Sarah Rimmington, Toronto


The Globe is to be commended for focusing on the importance of improving access to evidence-supported psychotherapies for treatment of mental illness in Canada. For Canada to sustainably build its work force of health professionals who can deliver these treatments, it is essential that postgraduate programs in family medicine, psychiatry, social work and nursing include psychotherapy training in their curriculums, which unfortunately is not usually the case.

The World Health Organization's rallying statement that "There is no health without mental health" calls for a systemic response to integrate mental health into all health care.

As a psychiatrist who practises psychotherapy, I believe our profession must provide the highest standards of treatment, through consultation, collaborative care, and evidence-based treatments of all kinds, including psychotherapy. Psychotherapy provides hu-mane care that engages with all the complexities of the lives of people living with mental illness. It needs to be accessible to the public as a vital component of health care.

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Paula Ravitz, associate professor of psychiatry, University of Toronto; Mt. Sinai Hospital Morgan Firestone Psychotherapy Chair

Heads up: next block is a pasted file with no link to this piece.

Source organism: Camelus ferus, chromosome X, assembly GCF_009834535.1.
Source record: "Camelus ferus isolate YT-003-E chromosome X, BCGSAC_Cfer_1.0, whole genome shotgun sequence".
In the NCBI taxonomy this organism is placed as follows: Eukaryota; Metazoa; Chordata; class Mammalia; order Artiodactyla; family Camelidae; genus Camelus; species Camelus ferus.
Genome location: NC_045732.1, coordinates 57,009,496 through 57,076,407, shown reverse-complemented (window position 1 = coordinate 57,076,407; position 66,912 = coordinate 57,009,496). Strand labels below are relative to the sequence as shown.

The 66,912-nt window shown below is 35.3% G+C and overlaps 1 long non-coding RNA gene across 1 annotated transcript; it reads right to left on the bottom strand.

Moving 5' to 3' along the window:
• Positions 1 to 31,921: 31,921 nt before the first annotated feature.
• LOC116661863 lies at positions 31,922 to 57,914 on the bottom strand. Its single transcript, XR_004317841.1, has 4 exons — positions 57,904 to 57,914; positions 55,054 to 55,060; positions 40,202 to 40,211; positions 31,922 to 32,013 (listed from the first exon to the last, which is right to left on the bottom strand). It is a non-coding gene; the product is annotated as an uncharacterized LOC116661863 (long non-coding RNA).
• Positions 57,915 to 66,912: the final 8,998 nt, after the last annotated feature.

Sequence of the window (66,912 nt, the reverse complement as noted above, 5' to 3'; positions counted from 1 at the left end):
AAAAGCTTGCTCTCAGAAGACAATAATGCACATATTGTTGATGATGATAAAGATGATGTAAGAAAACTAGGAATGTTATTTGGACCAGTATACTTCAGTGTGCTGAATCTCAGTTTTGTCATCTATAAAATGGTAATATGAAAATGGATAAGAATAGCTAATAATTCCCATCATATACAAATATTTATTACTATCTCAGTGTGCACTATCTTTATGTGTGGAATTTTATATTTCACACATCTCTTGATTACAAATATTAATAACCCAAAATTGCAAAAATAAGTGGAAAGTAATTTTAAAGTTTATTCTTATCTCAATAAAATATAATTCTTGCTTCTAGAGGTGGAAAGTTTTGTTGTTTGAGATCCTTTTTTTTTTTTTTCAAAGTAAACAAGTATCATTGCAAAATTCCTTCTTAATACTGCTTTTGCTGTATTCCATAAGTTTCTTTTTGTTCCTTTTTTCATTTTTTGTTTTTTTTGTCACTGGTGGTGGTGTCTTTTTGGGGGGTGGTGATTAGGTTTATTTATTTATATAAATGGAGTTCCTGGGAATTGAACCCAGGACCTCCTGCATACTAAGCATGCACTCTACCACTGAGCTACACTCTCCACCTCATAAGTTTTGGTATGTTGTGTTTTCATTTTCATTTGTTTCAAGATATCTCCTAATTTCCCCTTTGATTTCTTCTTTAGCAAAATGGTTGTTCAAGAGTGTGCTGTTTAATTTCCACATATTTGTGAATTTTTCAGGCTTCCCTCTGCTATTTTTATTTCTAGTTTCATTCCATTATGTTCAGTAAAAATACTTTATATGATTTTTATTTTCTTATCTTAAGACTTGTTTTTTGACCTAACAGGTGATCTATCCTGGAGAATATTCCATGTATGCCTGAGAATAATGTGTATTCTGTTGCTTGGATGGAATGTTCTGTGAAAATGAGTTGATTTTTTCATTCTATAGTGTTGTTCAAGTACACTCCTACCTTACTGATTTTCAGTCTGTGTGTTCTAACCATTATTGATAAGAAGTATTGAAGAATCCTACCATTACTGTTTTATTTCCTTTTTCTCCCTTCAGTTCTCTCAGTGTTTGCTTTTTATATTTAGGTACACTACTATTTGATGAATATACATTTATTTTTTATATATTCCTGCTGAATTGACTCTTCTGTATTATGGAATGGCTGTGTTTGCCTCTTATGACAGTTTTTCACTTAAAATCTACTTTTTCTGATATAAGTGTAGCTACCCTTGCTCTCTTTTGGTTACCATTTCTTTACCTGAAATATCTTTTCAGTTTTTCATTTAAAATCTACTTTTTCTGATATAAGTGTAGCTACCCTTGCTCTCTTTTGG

Raising your hand for help with a "weakness" isn't asking for a free pass. It's asking for help for you to be your strongest self so that you can compete the best you can. As much as we are competing with each other, as a community we have a vested interest in everyone bringing their A game to the competition to make it the best competition ever. Life is a journey, not just an end goal.

Emma Hyatt, Toronto


ON REFLECTION Letters To The Editor

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Letters to the Editor should be exclusive to The Globe and Mail. Include your name, address and daytime phone number. Try to keep letters to fewer than 150 words. Letters may be edited for length and clarity. To submit a letter by e-mail, click here:


On Sepp Blatter's watch

Re Soccer Scandal (May 29): FIFA president Sepp Blatter said he's the man to root out the soccer association's problems. Where was he during 17 years of alleged corruption, fraud and bribery? Oh yeah, at the helm.